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Managing Your Business During a Crisis – Part Three

Marketing and sales are the engine room that provides the drive for the business. In tough times it is quite vital that you do not lose sight of the importance of customers and sales.

How do we navigate our way through this economic turmoil? How do we ensure that our businesses survive in order to provide us and our employees the ability to enjoy a full and safe life outside the workplace? How do we ensure that our businesses will in fact prosper, or at least be positioned to prosper, in the future? The bottom line is that we can’t simply rely on the things we’ve done in the past or on government assistance alone to get us thru this Covid-19 crisis. We should instead use this time to evaluate every aspect of our business and chart a course for the eventual recovery from this crisis.


We decided to dedicate a series of blogs to offer some clear and concise ways for a privately held business how to re-examine itself, to identify the key elements of its success, to develop strategies for ensuring its survival during economic turmoil, and ultimately to build a plan for thriving in the present and the future. In part three of this series we will focus in the need to examine your  processes and cost of Marketing and Sales initiatives.


I. Review marketing expenditure closely but avoid the temptation to just cut this back.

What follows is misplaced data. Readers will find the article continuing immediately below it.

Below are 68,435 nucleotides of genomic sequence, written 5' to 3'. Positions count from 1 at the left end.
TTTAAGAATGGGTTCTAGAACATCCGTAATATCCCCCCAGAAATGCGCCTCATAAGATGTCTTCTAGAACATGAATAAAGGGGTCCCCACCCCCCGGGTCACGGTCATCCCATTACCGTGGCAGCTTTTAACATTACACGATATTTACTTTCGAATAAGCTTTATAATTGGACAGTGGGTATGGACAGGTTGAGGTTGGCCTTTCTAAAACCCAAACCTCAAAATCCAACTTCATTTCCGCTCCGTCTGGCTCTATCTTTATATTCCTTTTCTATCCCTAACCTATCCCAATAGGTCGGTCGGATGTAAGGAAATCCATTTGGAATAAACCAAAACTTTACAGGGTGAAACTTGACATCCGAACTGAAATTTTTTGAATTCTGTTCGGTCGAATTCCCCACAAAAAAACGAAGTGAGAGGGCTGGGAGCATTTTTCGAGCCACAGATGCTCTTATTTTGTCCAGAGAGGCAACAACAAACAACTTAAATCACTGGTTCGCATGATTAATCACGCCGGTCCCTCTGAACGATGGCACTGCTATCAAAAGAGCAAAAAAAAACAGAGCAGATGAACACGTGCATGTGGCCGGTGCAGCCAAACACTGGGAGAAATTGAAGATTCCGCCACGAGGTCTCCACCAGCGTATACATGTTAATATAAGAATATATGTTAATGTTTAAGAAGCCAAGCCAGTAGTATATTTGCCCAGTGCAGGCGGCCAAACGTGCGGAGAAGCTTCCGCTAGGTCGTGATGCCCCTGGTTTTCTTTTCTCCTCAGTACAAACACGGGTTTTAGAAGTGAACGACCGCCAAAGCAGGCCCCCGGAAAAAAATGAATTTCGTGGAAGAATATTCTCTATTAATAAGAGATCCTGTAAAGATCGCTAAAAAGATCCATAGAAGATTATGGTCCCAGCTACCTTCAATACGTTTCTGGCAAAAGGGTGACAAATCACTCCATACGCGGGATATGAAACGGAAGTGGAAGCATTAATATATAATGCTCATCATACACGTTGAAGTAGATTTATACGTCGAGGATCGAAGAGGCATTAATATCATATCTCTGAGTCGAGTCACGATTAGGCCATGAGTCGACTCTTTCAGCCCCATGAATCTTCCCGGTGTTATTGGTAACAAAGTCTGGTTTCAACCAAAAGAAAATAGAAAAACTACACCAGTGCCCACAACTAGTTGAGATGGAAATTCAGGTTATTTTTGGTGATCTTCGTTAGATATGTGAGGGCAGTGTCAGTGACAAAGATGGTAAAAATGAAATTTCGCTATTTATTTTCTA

A business spends money on marketing in a number of ways and much of it appears in your profit and loss statement in areas other than advertising. It is important to get a handle on what you are spending on marketing so review all areas and aggregate these. Take a close look at printing and stationery, IT costs (for your web site), entertainment and any other line item where a marketing cost may be allocated.


Once you have the full cost, calculate the percentage of sales spent on marketing over the last two or three years so that you have a benchmark to monitor against. The measure for this is ROMI (Return on Marketing Investment) and it is somewhat woolly because, as we know, much of your revenue comes from non-advertising activity (such as customer loyalty, quality service, etc). A better measure is New Business Return on Marketing Investment.


Getting a return on Marketing Investment (irrespective of how you measure it) is a challenge and most businesses use a shot gun approach that hits some of the intended targets, but also
hits others who are not really the ideal prospects. The cost of a hit is the same irrespective of how ‘hot’ (or not) the prospect is. In this climate some market segments will have reduced
propensity to buy your products, so carefully review to ensure that your marketing is still likely to hit the segments you want.


Remember your Valuable Formula (Part One) may have changed and, if that is the case, the “WHO” will buy your products may now be different. If the WHO has changed and you continue to target the same group it will be a waste of marketing resources.


Return on Marketing Investment = revenues/cost of all marketing. This gives a crude measure of the return on each dollar invested in marketing.